COVID-19 Produce Safety

Spoiler alert! All you need to properly wash your produce is water and a clean work station. But don’t just take our word for it, keep reading for the organizations who also back this!

According to the Food and Drug Administration (FDA), washing fruits and vegetables with soap, detergent or commercial produce wash is not recommended. The Centers for Disease Control and Prevention (CDC) also does not recommend washing fruits and vegetables with soap, detergent or commercial produce wash. Soap or detergent residues can stay on produce. The FDA has not evaluated the safety of residues left from soaps and detergents if ingested.

Bleach can destroy harmful microorganisms, but it should not be ingested! You should never wash your produce with bleach or a diluted bleach solution.

The Partnership for Food Safety Education, recommends cleaning produce properly gently run under cold running water. If you do have a tough exterior to your produce, like melon or pineapple, use a clean stiff bristled brush under running water.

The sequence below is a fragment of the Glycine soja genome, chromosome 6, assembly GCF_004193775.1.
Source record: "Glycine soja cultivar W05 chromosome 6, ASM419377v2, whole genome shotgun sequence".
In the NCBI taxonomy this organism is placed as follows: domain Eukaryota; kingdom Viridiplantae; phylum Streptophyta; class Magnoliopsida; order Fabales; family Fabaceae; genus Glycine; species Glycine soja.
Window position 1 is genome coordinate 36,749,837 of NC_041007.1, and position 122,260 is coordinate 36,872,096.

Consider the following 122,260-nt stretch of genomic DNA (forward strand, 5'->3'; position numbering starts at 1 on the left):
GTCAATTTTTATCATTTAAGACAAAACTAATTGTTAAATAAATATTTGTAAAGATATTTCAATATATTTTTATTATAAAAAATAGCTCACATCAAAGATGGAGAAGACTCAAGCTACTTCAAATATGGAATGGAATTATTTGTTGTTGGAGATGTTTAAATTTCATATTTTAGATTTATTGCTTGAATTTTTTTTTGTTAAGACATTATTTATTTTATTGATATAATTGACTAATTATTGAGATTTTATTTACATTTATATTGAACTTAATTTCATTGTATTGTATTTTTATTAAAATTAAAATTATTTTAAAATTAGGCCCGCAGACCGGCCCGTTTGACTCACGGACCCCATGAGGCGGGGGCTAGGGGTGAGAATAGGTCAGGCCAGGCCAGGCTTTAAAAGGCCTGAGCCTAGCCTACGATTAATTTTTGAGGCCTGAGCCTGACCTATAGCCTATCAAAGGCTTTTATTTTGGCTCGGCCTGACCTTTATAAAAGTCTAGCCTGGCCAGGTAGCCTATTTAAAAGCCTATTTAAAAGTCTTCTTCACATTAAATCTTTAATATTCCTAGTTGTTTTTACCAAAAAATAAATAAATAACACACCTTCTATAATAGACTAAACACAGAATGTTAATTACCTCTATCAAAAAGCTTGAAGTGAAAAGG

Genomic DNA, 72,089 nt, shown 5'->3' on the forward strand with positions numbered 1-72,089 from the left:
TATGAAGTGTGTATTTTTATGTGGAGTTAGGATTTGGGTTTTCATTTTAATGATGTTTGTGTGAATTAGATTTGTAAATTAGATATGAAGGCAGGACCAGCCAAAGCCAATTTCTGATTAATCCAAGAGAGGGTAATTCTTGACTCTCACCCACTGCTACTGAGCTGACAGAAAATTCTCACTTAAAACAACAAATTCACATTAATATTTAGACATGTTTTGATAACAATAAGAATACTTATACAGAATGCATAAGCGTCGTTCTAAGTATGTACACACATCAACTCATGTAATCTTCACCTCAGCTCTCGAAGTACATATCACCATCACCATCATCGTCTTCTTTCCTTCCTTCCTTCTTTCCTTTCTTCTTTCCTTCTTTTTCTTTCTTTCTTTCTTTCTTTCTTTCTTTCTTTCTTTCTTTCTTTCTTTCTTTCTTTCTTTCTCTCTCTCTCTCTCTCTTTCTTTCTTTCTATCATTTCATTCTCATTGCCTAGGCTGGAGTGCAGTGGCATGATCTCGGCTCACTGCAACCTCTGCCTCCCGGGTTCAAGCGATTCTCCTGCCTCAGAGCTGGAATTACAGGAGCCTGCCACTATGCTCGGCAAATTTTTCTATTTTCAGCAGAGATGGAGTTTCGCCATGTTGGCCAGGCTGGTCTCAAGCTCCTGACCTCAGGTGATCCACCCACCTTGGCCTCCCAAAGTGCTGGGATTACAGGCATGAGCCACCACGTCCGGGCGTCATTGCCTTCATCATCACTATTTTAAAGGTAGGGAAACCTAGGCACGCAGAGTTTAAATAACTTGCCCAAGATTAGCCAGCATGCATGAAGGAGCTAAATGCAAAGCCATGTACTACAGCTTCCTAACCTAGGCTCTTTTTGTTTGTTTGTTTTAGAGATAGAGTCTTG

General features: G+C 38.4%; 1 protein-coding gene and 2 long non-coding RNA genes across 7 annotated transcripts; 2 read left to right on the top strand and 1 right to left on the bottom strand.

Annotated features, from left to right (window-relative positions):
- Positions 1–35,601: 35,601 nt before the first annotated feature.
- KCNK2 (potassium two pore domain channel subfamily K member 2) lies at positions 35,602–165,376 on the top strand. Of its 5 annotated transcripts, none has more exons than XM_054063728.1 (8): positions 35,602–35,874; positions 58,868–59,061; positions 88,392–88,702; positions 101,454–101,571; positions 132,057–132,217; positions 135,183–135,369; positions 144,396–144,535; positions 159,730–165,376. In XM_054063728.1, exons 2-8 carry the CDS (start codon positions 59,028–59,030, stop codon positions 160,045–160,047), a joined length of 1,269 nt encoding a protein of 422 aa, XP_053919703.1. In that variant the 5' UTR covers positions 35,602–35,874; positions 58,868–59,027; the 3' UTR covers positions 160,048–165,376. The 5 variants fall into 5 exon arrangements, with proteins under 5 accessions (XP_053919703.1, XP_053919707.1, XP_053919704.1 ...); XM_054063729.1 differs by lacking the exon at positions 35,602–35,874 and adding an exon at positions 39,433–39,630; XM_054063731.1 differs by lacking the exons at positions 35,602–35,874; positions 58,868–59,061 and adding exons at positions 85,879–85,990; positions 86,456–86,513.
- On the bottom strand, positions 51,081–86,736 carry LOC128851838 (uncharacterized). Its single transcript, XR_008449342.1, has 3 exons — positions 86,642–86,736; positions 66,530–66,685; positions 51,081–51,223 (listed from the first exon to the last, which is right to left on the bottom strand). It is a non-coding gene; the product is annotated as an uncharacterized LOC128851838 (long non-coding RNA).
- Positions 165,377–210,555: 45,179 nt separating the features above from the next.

The CDC gives even more detail regarding washing fresh produce. They recommend cleaning fruits and vegetables before eating, cutting or cooking unless the package says the produce have been washed (like packaged triple washed baby spinach). They also recommend washing or scrubbing the produce under running water even if you won’t be eating the peel as dirt or germs on the skin can get inside the fruits and vegetables when you cut them. Also, cut away any damaged or bruised areas before preparing or eating. To dry fruits and vegetables, use a clean paper towel.

For leeks (sliced) or other leafy greens, which can have a lot of dirt, place the produce in a large bowl of cold water, swish it around to remove the grit, lift it out, and drain in a colander. Place the colander inside the bowl so you can easily lift the leaves out (or use a food spinner). If grit is still on the food, then repeat the process.